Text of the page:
Of the 42 #VitalSigns cycles, 19 were statistically significant (Table S4). The PR estimates of six of these 19 cycles were between 1 and 3; and for 7 cycles, PR were between 3 and 5; for 6 cycles, PR was > 5. There were three outliers: ‘Prescription Painkiller Overdoses’ (July 2, 2013) with PR = 33.514 (95% CI, 8.715, 133.357, P < 0.001), ‘Preventing Norovirus Outbreaks’ (June 3, 2014) with PR = 29.536 (95% CI, 1.330, 326.283, P = 0.007), and ‘Trucker Safety’ (March 3, 2015), with PR = 10.270 (95% CI, 2.992, 37.010, P < 0.001).

Discussion

In this study, we quantified the strength of correlation between (a) hashtag count, mention count, and URL count, and (b) attaching visual cues to a CDC tweet and the retweet frequency. We used tweets promoting CDC Public Health Grand Rounds and Vital Signs as a case study.

Our analysis of the entire corpora of #CDCGrandRounds and #VitalSigns found that the presence of URL links increased retweet frequency in both corpora. These URL links could be links to images or videos. They could also be links to other sources of information, for example, websites or other social media posts. Our results confirm that links to visual cues or additional information sources would attract more engagement from the users.

However, for the effect of hashtag count and mention count on retweet frequency, our results from the two corpora were found to be of opposite direction. Hashtag count was associated with more retweets among #CDCGrandRounds tweets and with fewer retweets among #VitalSigns tweets. Mention count was associated with fewer retweets among #CDCGrandRounds tweets and with more retweets among #VitalSigns tweets. Our results suggest that the effect of hashtags and mentions on retweet frequency could be modified by contents or topics of the tweets.

In our per-cycle analysis, it was found that for #CDCGrandRounds, the attachment of visual cues increased the probability of the tweets being retweeted in 28 of 58 cycles, of which for 24 cycles, the PR was between one and three; for one cycle, between three and five and for three cycles, above five. For #VitalSigns, the attachment of a still image or video increased the probability of the tweets being retweeted in 19 of 42 cycles, of which for six cycles, the PR was between one and three; for seven cycles, between three and five; and for 6 cycles, above five. Our research is in line with a study of federal health agencies’ Facebook posts where the researchers found that visual cues increased Facebook posts engagement from users. In their study, photos and videos increase engagement by 6.253 and 2.833 folds respectively.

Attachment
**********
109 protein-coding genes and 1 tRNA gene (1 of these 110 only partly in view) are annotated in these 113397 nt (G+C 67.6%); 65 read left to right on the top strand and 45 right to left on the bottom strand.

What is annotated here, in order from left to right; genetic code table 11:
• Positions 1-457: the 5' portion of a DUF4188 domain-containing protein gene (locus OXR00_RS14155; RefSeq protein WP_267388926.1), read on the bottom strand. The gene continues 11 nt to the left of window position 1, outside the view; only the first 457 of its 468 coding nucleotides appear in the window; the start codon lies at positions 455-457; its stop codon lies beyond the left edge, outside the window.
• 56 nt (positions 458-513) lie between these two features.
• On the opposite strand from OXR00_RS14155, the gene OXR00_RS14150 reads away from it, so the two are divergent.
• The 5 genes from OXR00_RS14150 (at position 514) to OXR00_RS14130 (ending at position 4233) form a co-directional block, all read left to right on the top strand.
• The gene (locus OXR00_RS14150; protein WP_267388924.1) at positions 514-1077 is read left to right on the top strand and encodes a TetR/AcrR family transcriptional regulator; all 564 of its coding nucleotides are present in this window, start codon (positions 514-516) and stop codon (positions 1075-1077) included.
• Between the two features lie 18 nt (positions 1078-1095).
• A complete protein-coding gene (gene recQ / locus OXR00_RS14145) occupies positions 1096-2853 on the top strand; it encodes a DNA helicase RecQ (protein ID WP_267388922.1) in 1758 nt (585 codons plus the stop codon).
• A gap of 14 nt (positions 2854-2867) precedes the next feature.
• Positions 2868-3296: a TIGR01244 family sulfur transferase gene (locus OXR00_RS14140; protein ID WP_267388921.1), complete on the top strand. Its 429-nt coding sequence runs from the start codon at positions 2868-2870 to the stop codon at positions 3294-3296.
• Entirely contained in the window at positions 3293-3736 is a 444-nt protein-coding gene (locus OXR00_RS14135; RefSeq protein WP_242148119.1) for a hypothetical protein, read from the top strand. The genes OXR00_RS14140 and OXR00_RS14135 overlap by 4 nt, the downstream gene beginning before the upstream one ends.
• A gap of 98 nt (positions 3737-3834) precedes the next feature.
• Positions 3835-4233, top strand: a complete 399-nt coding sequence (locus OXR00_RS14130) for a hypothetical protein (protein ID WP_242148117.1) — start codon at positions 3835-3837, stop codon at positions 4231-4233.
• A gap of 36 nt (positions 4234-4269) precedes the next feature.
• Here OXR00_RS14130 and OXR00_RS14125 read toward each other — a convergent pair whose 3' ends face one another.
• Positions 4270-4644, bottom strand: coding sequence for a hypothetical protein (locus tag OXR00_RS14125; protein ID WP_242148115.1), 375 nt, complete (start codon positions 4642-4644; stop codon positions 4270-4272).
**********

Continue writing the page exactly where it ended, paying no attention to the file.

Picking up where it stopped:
The health communication policy implication is clear: attaching visual cues to tweets helps improve retweet frequency at large. Nevertheless, while attaching visual cues to a CDC tweet increased retweets in nearly one half of the cycles of #CDCGrandRounds tweets and #VitalSigns tweets studied, such effect was not observed in the other half. It raises questions regarding whether the types of health contents may interact with the attachment of visual cues. However, since the confidence intervals of most estimates overlap with each other, we chose not to perform a multivariable analysis, as it would not be informative. Besides, there were many cycles and there would be many levels including each cycle and its interaction with visual cues. This would require estimating many parameters and our sample size is not large enough for that. Given the diversity of topics here, we could not identify with confidence specific topics that attaching images or videos may have an effect. In the future, control experiments could be performed to test the hypothesis that content might interact with visual cues to attract more retweets.

There are several limitations in this study. The frequency of retweets was obtained at a specific time point (cross-sectional), and thus we cannot trace the change of frequency of retweets over time. The hashtag #VitalSigns has been used by more than one organization to refer to different things. This is not specific to the Vital Signs reports of the CDC. Therefore, for multiple cycles, we had to manually code more than 30 tweets to obtain a sample of 30 relevant tweets with the highest frequency of retweets. Results of the effect of visual cues reported here are univariable PRs. Given the limited sample size and the nature of our sample, we did not control for the effect of other variables. Future studies can study other factors that can contribute towards increasing retweet frequency of tweets posted by health agencies.

Conclusions

In this paper, we studied the effect of hashtag count, mention count, URL count, and attaching visual cues to tweets pertinent to CDC Public Health Grand Rounds and Vital Signs. URL links were associated with higher retweet frequency for both corpora while the effect of hashtag count and mention count differed between corpora. We found that there was an effect at large, of increasing retweets by attaching visual cues, but the effect varied depending on the cycles. In line with current practice by CDC health communicators, we recommend the continuation of attaching visual cues to tweets to increase their engagement with Twitter users who follow CDC Twitter accounts.